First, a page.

S1 Guideline for Diagnostic Evaluation in Androgenetic Alopecia in Men, Women and Adolescents

U. Blume-Peytavi; A. Blumeyer; A. Tosti; A. Finner; V. Marmol; M. Trakatelli; P. Reygagne; A. Messenger

Disclosures

The British Journal of Dermatology. 2011;164(1):5-15. 

In This Article

Diagnostic Techniques and Clinical Documentation

Pull Test

The pull test is an examination that is easy to perform and to repeat, to roughly judge active hair shedding. Briefly, 50–60 hairs are grasped by thumb, index and middle fingers. While the hairs are tugged away, the fingers slide along the hair shaft. The pull test is positive when more than 10% of the grasped hair can be pulled out.[36] The test has a large inter-observer variation and is influenced by shampooing so that each examiner should personally standardize their own procedure. The pull test should be performed in the right and left parietal, frontal and occipital regions and in the visibly affected areas, as shortening of the cycle increases telogen rates and the pull test becomes positive. The pull test in different scalp regions is useful in excluding diffuse effluvium.[36]

In patients with AGA the pull test is positive only in the active phase with increased telogen hairs in the affected area. It may be frontally accentuated or diffusely positive. A diffuse positive pull test requires further diagnostic tests to exclude diffuse telogen effluvium.

The pull test is usually negative in AGA, except in active periods when there can be a moderate telogen hair shedding in a pattern distribution. However, even with a diffusely positive pull test such as in telogen effluvium or diffuse alopecia areata, underlying AGA may be present.

Dermoscopy or Loupe

Dermoscopy or loupe are noninvasive techniques, which improve examination of scalp skin and hair by magnification, e.g. assessment of hair follicle openings to exclude scarring alopecia is facilitated. In combination with video mounting (videodermoscopy) the storing of diagnostic findings for further controls can be taken into account.[36,45]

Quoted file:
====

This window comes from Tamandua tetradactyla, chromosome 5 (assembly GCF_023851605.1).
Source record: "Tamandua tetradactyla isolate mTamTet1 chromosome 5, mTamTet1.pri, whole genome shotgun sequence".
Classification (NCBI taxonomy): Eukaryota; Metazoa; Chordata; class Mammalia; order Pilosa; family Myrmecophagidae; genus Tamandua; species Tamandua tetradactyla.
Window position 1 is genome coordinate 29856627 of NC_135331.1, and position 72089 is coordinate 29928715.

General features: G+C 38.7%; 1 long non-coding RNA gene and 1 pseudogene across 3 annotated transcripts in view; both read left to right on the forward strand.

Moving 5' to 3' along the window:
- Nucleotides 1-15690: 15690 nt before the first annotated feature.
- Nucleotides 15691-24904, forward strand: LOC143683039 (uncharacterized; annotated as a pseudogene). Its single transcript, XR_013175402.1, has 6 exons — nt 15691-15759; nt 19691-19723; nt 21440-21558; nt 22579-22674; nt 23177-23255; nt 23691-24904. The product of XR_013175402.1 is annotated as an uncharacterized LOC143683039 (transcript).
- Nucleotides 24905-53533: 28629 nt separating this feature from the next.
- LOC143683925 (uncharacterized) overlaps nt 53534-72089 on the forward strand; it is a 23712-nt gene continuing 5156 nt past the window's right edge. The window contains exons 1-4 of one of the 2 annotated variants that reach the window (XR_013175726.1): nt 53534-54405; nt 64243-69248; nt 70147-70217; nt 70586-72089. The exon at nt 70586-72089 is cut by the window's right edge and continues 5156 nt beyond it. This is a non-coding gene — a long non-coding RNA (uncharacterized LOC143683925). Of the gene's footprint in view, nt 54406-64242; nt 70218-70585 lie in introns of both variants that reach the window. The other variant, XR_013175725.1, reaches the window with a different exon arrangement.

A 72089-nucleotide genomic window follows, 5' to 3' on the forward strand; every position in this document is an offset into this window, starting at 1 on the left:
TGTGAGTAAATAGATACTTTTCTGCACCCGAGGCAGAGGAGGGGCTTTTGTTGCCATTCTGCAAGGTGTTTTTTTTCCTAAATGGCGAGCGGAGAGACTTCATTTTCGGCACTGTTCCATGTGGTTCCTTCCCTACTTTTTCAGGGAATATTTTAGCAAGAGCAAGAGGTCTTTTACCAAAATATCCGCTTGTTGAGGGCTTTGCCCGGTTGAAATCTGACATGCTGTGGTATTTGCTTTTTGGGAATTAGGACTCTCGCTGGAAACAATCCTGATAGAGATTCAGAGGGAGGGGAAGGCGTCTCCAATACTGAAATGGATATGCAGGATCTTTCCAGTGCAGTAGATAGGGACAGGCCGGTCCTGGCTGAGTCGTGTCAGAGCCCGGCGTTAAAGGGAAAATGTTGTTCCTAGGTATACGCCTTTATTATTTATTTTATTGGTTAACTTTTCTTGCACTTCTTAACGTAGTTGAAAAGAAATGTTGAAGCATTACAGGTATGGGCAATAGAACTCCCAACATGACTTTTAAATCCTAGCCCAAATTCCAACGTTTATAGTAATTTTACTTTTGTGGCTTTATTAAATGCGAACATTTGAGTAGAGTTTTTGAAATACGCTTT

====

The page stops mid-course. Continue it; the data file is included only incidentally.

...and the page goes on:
In AGA increased hair diameter diversity and an increased number of vellus hairs can be seen. Less common are peripilar signs, reflecting the presence of perifollicular infiltrates, and yellow dots more prevalent in alopecia areata.[35]

Global Photography

Global photographs are helpful tools to evaluate objectively the course of hair growth, hair volume and hair density in clinical studies and for long-term follow-up in daily practice. In clinical studies the photographs of vertex, mid-pattern, frontal and temporal regions are standardized by using a stereotactic device assuring a constant view, magnification and lightening for follow-up assessment.[46] It was agreed that global photography is suitable for daily clinical practice only when a standardized technique is used.

Automatic Digitalized System for Hair Density and Anagen/Telogen Hairs (Phototrichogram/Trichoscan)

These systems for measurement of hair density and the anagen/telogen ratio can be used for diagnosis and follow-up, where available, but their use is mainly as a tool for clinical studies. In AGA the frontal hair density is decreased compared with the occipital density. The anagen/telogen ratio is normal or decreased.[47] To ensure reproducibility, tattoos identifying the area are required.[36] These techniques are helpful for long-term follow-up and quantification.[48,49]

Trichogram

The trichogram is indicated only in individual cases where a loose anagen syndrome or anagen-dysplastic effluvium is suspected. A trichogram should be used only by dermatologists who are familiar with this technique and perform it routinely.[50]

Biopsy

The scalp biopsy is an essential instrument in the diagnosis of cicatricial and selected forms of noncicatricial alopecia.[51] A biopsy, mostly performed as a 4-mm cylindrical punch, is indicated in AGA only in cases where the diagnosis is uncertain, e.g. where scalp changes suggestive of cicatricial alopecia or diffuse alopecia areata are present. Scalp biopsies should be reported by dermatopathologists who are experienced in hair pathology using both vertical and horizontal sectioning.

Site of Biopsy The preferred area for biopsy is the central scalp in an area representative of the hair loss process. Biopsies should not be taken from the bitemporal area as this region may have miniaturized hairs independent of AGA.

Type of Biopsy Two 4-mm punch biopsies following the direction of the hair shafts are taken lateral to the midline deep into the subcutaneous fat where anagen hair bulbs are located. One biopsy is processed for conventional vertical sectioning; the other is sectioned horizontally with respect to the skin surface.[51–53]

Horizontal sectioning allows a rapid assessment of hair follicle numbers, diameter, grouping and morphology.[54] In AGA, there is an increased number and proportion of miniaturized (vellus-like) hair follicles. The ratio of terminal to vellus-like hair follicles is typically < 3 : 1 in AGA-affected areas compared with > 7 : 1 in the normal scalp.[53] Other features include an increased telogen : anagen ratio and an increase in the number of follicular stelae (tracts beneath miniaturized follicles).[55] A mild perifollicular lymphohistiocytic infiltration primarily around the upper follicle as well as perifollicular fibrosis may also be seen.[20]

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